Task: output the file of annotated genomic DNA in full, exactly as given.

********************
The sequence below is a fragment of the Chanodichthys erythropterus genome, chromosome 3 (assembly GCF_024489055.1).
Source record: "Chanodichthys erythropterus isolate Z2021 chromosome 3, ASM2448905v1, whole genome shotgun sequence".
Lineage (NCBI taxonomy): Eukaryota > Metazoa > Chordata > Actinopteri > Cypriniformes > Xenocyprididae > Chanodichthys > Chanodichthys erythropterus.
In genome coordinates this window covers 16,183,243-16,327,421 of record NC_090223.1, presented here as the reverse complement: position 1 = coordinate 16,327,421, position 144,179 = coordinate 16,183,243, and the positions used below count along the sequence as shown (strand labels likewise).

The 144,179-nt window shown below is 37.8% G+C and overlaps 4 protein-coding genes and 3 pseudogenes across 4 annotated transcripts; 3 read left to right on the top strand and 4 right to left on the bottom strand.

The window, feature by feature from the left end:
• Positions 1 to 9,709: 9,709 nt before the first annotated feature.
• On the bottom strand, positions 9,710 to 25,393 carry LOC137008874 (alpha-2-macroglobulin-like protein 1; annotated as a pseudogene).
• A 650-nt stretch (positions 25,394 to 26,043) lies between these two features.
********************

The sequence below is a fragment of the Chanodichthys erythropterus genome, chromosome 3 (assembly GCF_024489055.1).
Source record: "Chanodichthys erythropterus isolate Z2021 chromosome 3, ASM2448905v1, whole genome shotgun sequence".
Lineage (NCBI taxonomy): Eukaryota > Metazoa > Chordata > Actinopteri > Cypriniformes > Xenocyprididae > Chanodichthys > Chanodichthys erythropterus.
In genome coordinates this window covers 16,183,243-16,327,421 of record NC_090223.1, presented here as the reverse complement: position 1 = coordinate 16,327,421, position 144,179 = coordinate 16,183,243, and the positions used below count along the sequence as shown (strand labels likewise).

The 144,179-nt window shown below is 37.8% G+C and overlaps 4 protein-coding genes and 3 pseudogenes across 4 annotated transcripts; 3 read left to right on the top strand and 4 right to left on the bottom strand.

The window, feature by feature from the left end:
• Positions 1 to 9,709: 9,709 nt before the first annotated feature.
• On the bottom strand, positions 9,710 to 25,393 carry LOC137008874 (alpha-2-macroglobulin-like protein 1; annotated as a pseudogene).
• A 650-nt stretch (positions 25,394 to 26,043) lies between these two features.